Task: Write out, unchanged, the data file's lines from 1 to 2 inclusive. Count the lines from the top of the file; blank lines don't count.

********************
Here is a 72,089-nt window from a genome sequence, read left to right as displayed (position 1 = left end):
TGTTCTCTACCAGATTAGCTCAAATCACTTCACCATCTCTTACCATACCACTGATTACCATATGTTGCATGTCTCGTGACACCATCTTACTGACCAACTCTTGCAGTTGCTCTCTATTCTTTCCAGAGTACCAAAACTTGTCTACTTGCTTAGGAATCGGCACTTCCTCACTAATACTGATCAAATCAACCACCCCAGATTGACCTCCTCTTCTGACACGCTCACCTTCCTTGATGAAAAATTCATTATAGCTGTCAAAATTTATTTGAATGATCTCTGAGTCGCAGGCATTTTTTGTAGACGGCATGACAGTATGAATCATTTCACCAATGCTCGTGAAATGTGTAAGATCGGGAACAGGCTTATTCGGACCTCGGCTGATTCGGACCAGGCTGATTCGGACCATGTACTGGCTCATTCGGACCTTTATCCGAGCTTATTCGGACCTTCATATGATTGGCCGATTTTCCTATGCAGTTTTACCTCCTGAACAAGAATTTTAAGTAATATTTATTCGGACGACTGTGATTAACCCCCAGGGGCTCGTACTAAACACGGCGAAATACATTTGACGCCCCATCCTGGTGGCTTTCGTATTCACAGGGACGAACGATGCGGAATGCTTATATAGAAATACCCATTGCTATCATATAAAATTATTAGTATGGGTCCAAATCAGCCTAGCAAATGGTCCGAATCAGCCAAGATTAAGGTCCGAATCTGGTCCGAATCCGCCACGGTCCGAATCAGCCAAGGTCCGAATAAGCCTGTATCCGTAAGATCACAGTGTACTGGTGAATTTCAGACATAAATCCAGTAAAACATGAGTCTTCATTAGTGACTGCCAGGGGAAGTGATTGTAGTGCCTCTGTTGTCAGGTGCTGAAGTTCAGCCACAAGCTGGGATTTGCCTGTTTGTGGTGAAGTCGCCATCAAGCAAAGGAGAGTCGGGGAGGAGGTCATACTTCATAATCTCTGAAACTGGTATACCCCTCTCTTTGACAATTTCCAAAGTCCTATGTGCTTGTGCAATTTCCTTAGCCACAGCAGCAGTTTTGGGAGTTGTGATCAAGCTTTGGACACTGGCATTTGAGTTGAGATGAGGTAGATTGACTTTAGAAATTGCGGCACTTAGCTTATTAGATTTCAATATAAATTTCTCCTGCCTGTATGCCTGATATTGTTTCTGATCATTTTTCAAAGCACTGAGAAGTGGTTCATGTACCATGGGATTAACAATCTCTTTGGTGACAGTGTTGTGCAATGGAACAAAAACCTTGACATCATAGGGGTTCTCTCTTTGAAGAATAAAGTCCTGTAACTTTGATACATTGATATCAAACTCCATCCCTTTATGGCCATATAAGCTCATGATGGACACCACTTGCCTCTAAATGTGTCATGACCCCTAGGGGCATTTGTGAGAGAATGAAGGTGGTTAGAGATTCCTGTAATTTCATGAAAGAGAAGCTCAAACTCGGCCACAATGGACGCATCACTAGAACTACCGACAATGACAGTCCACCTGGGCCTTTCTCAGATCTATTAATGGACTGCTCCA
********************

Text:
Here is a 72,089-nt window from a genome sequence, read left to right as displayed (position 1 = left end):
TGTTCTCTACCAGATTAGCTCAAATCACTTCACCATCTCTTACCATACCACTGATTACCATATGTTGCATGTCTCGTGACACCATCTTACTGACCAACTCTTGCAGTTGCTCTCTATTCTTTCCAGAGTACCAAAACTTGTCTACTTGCTTAGGAATCGGCACTTCCTCACTAATACTGATCAAATCAACCACCCCAGATTGACCTCCTCTTCTGACACGCTCACCTTCCTTGATGAAAAATTCATTATAGCTGTCAAAATTTATTTGAATGATCTCTGAGTCGCAGGCATTTTTTGTAGACGGCATGACAGTATGAATCATTTCACCAATGCTCGTGAAATGTGTAAGATCGGGAACAGGCTTATTCGGACCTCGGCTGATTCGGACCAGGCTGATTCGGACCATGTACTGGCTCATTCGGACCTTTATCCGAGCTTATTCGGACCTTCATATGATTGGCCGATTTTCCTATGCAGTTTTACCTCCTGAACAAGAATTTTAAGTAATATTTATTCGGACGACTGTGATTAACCCCCAGGGGCTCGTACTAAACACGGCGAAATACATTTGACGCCCCATCCTGGTGGCTTTCGTATTCACAGGGACGAACGATGCGGAATGCTTATATAGAAATACCCATTGCTATCATATAAAATTATTAGTATGGGTCCAAATCAGCCTAGCAAATGGTCCGAATCAGCCAAGATTAAGGTCCGAATCTGGTCCGAATCCGCCACGGTCCGAATCAGCCAAGGTCCGAATAAGCCTGTATCCGTAAGATCACAGTGTACTGGTGAATTTCAGACATAAATCCAGTAAAACATGAGTCTTCATTAGTGACTGCCAGGGGAAGTGATTGTAGTGCCTCTGTTGTCAGGTGCTGAAGTTCAGCCACAAGCTGGGATTTGCCTGTTTGTGGTGAAGTCGCCATCAAGCAAAGGAGAGTCGGGGAGGAGGTCATACTTCATAATCTCTGAAACTGGTATACCCCTCTCTTTGACAATTTCCAAAGTCCTATGTGCTTGTGCAATTTCCTTAGCCACAGCAGCAGTTTTGGGAGTTGTGATCAAGCTTTGGACACTGGCATTTGAGTTGAGATGAGGTAGATTGACTTTAGAAATTGCGGCACTTAGCTTATTAGATTTCAATATAAATTTCTCCTGCCTGTATGCCTGATATTGTTTCTGATCATTTTTCAAAGCACTGAGAAGTGGTTCATGTACCATGGGATTAACAATCTCTTTGGTGACAGTGTTGTGCAATGGAACAAAAACCTTGACATCATAGGGGTTCTCTCTTTGAAGAATAAAGTCCTGTAACTTTGATACATTGATATCAAACTCCATCCCTTTATGGCCATATAAGCTCATGATGGACACCACTTGCCTCTAAATGTGTCATGACCCCTAGGGGCATTTGTGAGAGAATGAAGGTGGTTAGAGATTCCTGTAATTTCATGAAAGAGAAGCTCAAACTCGGCCACAATGGACGCATCACTAGAACTACCGACAATGACAGTCCACCTGGGCCTTTCTCAGATCTATTAATGGACTGCTCCA